Review: Caribou Embraces Multicoloured Eclecticism In ‘Suddenly’

Caribou | Suddenly | City Slang

Release Date: 28 February, 2020

Canadian musician, composer and producer Daniel Snaith has been a driving musical force since the inception of his career in the early 2000s: known under multiple monikers, he originally adopted the byname Manitoba in his early stages – however he subsequently established himself as Caribou, performing his works live with the accompaniment of his band (made up of Ryan Smith, Brad Weber & John Schmersal) making for mesmerising events – and later on embracing his love for the dancefloor under the name Daphni, beloved for his bewitching club-ready cuts. Showcasing a massive plethora of releases over the past decade, the critically acclaimed artist is celebrated with his bold and dynamic approach toward his creations and willingness to experiment – Snaith is a master of splicing genres into highly unique and immersive releases.

With his highly anticipated 5th LP as Caribou – ‘Suddenly’ is Caribou’s first full-length release in 6 years – following 2014’s ‘Our Love‘. The musician’s multifaceted musical approach is significantly highlighted with a noticeably more personal aspect shimmering within the album: combining his prowess when it comes to catchy electronic cuts along with his experimental indie dream-pop roots.

You and I‘ glistens with the honeyed touch of twinkling synths and steady percussion; opening with an enthusiastic, concentrated beat and buoyant synth chords – the aura sings reminiscent of the comforting mellow feel of dreamy indie-pop, glittery and uplifting with warm hints of nostalgia. Snaith‘s tender vocals are rosy and soothing, musing introspectively as if journeying through a delicate daydream. The tranquility of the relaxed melodious aura segues into a jovial rhythmic dance, joyful processed vocal samples chanting in an animated swirl amongst playful oscillating synths: the track closing with an overwhelming crescendo of chaotic yet charming timbres.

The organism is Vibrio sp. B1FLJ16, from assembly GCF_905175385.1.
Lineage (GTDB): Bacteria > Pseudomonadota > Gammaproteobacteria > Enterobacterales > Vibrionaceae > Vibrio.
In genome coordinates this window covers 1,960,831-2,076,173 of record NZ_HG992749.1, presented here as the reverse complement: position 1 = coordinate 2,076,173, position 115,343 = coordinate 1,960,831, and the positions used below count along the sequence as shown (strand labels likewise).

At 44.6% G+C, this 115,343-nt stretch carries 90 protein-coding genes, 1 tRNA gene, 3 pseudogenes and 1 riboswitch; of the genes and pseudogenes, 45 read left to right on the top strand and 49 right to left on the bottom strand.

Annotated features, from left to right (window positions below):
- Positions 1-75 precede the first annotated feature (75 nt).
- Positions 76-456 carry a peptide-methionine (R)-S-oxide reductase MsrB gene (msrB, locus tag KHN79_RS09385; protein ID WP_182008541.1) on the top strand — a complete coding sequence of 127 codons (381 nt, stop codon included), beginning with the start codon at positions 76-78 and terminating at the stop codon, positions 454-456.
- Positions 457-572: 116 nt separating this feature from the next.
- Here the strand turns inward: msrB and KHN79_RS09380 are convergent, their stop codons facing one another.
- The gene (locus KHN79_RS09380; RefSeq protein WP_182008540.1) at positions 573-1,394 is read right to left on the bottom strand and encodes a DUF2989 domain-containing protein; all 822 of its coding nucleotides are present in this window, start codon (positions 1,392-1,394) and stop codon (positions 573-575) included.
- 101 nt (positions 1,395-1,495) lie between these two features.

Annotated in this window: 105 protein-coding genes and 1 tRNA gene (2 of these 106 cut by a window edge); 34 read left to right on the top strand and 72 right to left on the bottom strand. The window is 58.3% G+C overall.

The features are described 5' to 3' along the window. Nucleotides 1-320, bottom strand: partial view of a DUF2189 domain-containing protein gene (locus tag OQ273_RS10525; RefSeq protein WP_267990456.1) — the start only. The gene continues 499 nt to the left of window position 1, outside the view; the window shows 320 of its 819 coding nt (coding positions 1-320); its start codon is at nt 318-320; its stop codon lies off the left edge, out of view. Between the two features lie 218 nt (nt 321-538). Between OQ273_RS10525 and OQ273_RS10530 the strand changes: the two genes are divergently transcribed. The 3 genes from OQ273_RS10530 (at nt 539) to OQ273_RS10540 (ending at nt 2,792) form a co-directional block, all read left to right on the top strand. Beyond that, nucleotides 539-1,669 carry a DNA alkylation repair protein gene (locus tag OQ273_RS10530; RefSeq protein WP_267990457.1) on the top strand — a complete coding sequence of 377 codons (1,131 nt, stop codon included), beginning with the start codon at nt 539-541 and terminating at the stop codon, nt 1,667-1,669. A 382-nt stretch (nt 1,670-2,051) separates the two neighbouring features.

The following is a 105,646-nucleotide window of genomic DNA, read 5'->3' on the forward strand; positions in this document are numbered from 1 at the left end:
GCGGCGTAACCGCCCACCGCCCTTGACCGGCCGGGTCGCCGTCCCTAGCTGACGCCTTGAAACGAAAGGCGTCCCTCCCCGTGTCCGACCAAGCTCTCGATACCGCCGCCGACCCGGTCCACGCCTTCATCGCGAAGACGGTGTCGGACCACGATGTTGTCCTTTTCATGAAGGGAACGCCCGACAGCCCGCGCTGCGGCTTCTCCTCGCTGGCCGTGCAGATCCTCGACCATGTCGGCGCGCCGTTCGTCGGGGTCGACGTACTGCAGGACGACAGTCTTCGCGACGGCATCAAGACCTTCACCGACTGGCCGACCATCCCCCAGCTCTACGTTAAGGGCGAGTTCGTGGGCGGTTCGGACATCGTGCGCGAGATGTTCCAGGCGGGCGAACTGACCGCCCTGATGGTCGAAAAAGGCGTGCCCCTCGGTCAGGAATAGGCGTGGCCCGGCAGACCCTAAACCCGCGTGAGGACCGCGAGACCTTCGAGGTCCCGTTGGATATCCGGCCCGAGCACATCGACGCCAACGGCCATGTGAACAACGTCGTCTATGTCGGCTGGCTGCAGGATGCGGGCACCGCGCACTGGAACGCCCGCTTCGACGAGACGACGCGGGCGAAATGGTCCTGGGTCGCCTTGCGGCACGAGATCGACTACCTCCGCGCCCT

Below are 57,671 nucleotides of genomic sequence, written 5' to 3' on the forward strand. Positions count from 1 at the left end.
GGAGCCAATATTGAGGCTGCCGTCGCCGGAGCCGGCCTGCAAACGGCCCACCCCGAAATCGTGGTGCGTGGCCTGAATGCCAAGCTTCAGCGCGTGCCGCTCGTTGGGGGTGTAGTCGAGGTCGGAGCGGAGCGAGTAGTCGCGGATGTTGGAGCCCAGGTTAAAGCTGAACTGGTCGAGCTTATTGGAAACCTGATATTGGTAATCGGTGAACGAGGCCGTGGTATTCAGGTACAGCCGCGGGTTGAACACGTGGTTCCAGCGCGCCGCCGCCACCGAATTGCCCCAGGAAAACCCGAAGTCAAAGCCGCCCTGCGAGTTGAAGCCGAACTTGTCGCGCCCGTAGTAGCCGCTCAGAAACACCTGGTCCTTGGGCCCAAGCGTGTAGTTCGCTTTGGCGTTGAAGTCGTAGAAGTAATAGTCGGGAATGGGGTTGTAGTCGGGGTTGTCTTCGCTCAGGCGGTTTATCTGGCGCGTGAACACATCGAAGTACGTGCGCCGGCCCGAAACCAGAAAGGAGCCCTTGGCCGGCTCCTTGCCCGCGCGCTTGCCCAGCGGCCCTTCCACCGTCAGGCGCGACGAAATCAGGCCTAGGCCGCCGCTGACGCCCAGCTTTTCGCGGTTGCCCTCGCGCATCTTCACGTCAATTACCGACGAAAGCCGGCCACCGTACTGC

Like I Loved You‘ glows with an introspective romanticism, a hazy, emotional reflection; nursing a consistent, head-bobbing beat that brings to mind the dulcet and soulful R&B love ballads of the early 2000’s. Snaith’s velvety vocals blossom with an atmosphere that almost feels Radiohead-esque in nature, comparable to the melancholia of Thom Yorke’s soothing, meditative vocal expression. Passionate guitar lines sweep intricately within the track, bright-eyed and vivid with a unique sentimentality, a sprightly segue into a sugary electronic soundscape – gradually building into an elaborately woven harmony of immersive textures.

Magpie‘ opens as the rising sun on a distant horizon; beams of light piercing through gossamer silken curtains, the blurred vision of sleepy eyes gazing thoughtfully upward, the rooftop above a clear dawn of memories as the earth continues to spin outside; Snaith’s lyrics ripe with a bittersweet nostalgia.

It’s been five years since you’ve been gone, and now

Oh how the time has passed me by

But sometimes it’s as though you’re with me now

I think about you all time

The sunny golden hearts of sparkling synths segue from the distance into a colourful foreground, carefree and lively in their enthusiasm; while the auditory aura remains light-hearted, the lyrics cradle the stirring theme of loss, reflective and touching but with the clear lucidity of acceptance.

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Rating: 6.5 / 10

Feature Image: Caribou by Thomas Neukum